I just avoid going to the gym = no sweat in my running shoes shog[1].gif
post #3486 of 12370

I found some bags filled with cedar shavings at a store nearby and I use those.  They absorb moisture and impart a distinct cedar smell to cover up whatever lingering foot/sweat odor remains.  They're cheap and you can find them online if you can't find it near you.  I think one of the affiliate sites, Cedarville, sells them.  They work just like shoe trees except they don't do anything with regard to shape.  But they're more portable and since they're just athletic shoes I think they're more appropriate.  Plus you can toss them in your gym bag along with your sweaty clothes and they'll help them dry as well as cover up the smell of sweat.  Before I started using these cedar bags I used dryer sheets.  They're cheap, smell like fresh laundry, they're disposable, and you can stuff a couple in your moist shoes or in your gym bag and they do the same thing.  They absorb moisture and smell nice.  Both have worked for me.

 

Hope that helps

 

~Johnny
 

post #3487 of 12370

Gents,

 

Thank you for the replies regarding proper shoe care. I was just wondering what process you guys take for caring for shoes immediately after they're worn? Do you just use a horsehair brush to brush them?

 

Is any care taken for the soles? Such as simple wiping with conditioner or something? I put my shoes back in the dust bags but have a feeling I should wipe it down beforehand.

 

Thanks in advance!
 

post #3488 of 12370
Quote:
Originally Posted by Karembeu View Post

Gents,

Thank you for the replies regarding proper shoe care. I was just wondering what process you guys take for caring for shoes immediately after they're worn? Do you just use a horsehair brush to brush them?

Is any care taken for the soles? Such as simple wiping with conditioner or something? I put my shoes back in the dust bags but have a feeling I should wipe it down beforehand.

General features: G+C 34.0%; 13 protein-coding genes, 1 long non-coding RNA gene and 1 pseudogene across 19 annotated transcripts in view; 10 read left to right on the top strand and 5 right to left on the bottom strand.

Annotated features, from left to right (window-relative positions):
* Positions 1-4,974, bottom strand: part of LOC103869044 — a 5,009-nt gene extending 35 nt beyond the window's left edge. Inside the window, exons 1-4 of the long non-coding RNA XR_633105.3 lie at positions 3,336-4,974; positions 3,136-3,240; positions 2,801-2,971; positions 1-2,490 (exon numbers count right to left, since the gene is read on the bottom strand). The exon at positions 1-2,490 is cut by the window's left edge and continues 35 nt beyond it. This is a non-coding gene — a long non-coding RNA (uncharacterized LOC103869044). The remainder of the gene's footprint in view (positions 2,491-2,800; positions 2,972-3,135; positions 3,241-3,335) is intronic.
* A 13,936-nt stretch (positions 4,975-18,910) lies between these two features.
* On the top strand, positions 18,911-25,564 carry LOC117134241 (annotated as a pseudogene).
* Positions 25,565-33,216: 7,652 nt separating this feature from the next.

Thanks in advance!

 

Personally, I just let them air out to dry for about 1-2 hours, and then tree them without brushing them. I don't put them back into the bags because I wear my shoes more than once per week. Every weekend I brush them and at least wipe them with a damp cloth, and polish them if deemed necessary.

I never condition the sole, although some people might tell you otherwise. e.g: the video on Crockett & Jones' website about shoecare said to put Saphir Reno on the soles.
post #3489 of 12370
Crossing the divide a bit here, haha ...

I'm a total shoe care noob – but I have a pair of shoes I wear very often and I recently got caught in a very bad blizzard with them. They took some pretty bad salt and water damage. I removed the salt, and put them near my heater to dry ... which I now know you are absolutely not supposed to do.

Anyway, I noticed some weird spots develop where the leather is "raised up" like it's been embossed from the other side. Is there anything that can be done about this? Or should I learn to live with it?

post #3490 of 12370
Quote:
Originally Posted by ezlau View Post

Personally, I just let them air out to dry for about 1-2 hours, and then tree them without brushing them. I don't put them back into the bags because I wear my shoes more than once per week. Every weekend I brush them and at least wipe them with a damp cloth, and polish them if deemed necessary.